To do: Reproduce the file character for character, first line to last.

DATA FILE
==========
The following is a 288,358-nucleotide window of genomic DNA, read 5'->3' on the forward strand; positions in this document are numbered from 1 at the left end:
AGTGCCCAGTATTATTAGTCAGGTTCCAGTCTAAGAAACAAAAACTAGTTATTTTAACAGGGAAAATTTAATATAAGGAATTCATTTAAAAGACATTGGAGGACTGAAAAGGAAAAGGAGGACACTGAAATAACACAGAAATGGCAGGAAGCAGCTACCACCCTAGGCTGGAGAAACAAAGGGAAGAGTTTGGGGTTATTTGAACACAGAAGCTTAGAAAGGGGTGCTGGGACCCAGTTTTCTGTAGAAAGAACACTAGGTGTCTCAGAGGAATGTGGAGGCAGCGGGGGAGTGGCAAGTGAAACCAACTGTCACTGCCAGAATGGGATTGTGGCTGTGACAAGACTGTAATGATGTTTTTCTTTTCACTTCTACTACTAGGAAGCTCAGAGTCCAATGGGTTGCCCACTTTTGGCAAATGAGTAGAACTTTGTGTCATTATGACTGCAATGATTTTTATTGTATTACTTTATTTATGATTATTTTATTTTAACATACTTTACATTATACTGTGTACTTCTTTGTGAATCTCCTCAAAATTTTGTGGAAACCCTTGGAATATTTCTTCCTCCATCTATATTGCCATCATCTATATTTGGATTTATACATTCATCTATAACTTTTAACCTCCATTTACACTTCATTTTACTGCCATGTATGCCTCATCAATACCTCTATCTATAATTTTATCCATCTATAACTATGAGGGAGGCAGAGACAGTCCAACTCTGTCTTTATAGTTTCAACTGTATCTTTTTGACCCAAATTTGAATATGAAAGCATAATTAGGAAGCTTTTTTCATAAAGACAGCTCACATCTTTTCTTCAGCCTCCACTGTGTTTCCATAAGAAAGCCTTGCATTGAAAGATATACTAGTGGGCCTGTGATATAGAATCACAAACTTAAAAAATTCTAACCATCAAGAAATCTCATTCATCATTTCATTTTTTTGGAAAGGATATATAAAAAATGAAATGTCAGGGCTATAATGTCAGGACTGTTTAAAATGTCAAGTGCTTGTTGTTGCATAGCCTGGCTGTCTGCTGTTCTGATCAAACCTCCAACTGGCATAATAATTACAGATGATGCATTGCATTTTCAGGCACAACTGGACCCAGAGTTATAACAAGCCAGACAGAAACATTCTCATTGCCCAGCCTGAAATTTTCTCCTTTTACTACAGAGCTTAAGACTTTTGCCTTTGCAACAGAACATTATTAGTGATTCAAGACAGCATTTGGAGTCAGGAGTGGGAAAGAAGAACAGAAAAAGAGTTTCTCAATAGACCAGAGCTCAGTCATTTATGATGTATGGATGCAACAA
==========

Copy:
The following is a 288,358-nucleotide window of genomic DNA, read 5'->3' on the forward strand; positions in this document are numbered from 1 at the left end:
AGTGCCCAGTATTATTAGTCAGGTTCCAGTCTAAGAAACAAAAACTAGTTATTTTAACAGGGAAAATTTAATATAAGGAATTCATTTAAAAGACATTGGAGGACTGAAAAGGAAAAGGAGGACACTGAAATAACACAGAAATGGCAGGAAGCAGCTACCACCCTAGGCTGGAGAAACAAAGGGAAGAGTTTGGGGTTATTTGAACACAGAAGCTTAGAAAGGGGTGCTGGGACCCAGTTTTCTGTAGAAAGAACACTAGGTGTCTCAGAGGAATGTGGAGGCAGCGGGGGAGTGGCAAGTGAAACCAACTGTCACTGCCAGAATGGGATTGTGGCTGTGACAAGACTGTAATGATGTTTTTCTTTTCACTTCTACTACTAGGAAGCTCAGAGTCCAATGGGTTGCCCACTTTTGGCAAATGAGTAGAACTTTGTGTCATTATGACTGCAATGATTTTTATTGTATTACTTTATTTATGATTATTTTATTTTAACATACTTTACATTATACTGTGTACTTCTTTGTGAATCTCCTCAAAATTTTGTGGAAACCCTTGGAATATTTCTTCCTCCATCTATATTGCCATCATCTATATTTGGATTTATACATTCATCTATAACTTTTAACCTCCATTTACACTTCATTTTACTGCCATGTATGCCTCATCAATACCTCTATCTATAATTTTATCCATCTATAACTATGAGGGAGGCAGAGACAGTCCAACTCTGTCTTTATAGTTTCAACTGTATCTTTTTGACCCAAATTTGAATATGAAAGCATAATTAGGAAGCTTTTTTCATAAAGACAGCTCACATCTTTTCTTCAGCCTCCACTGTGTTTCCATAAGAAAGCCTTGCATTGAAAGATATACTAGTGGGCCTGTGATATAGAATCACAAACTTAAAAAATTCTAACCATCAAGAAATCTCATTCATCATTTCATTTTTTTGGAAAGGATATATAAAAAATGAAATGTCAGGGCTATAATGTCAGGACTGTTTAAAATGTCAAGTGCTTGTTGTTGCATAGCCTGGCTGTCTGCTGTTCTGATCAAACCTCCAACTGGCATAATAATTACAGATGATGCATTGCATTTTCAGGCACAACTGGACCCAGAGTTATAACAAGCCAGACAGAAACATTCTCATTGCCCAGCCTGAAATTTTCTCCTTTTACTACAGAGCTTAAGACTTTTGCCTTTGCAACAGAACATTATTAGTGATTCAAGACAGCATTTGGAGTCAGGAGTGGGAAAGAAGAACAGAAAAAGAGTTTCTCAATAGACCAGAGCTCAGTCATTTATGATGTATGGATGCAACAA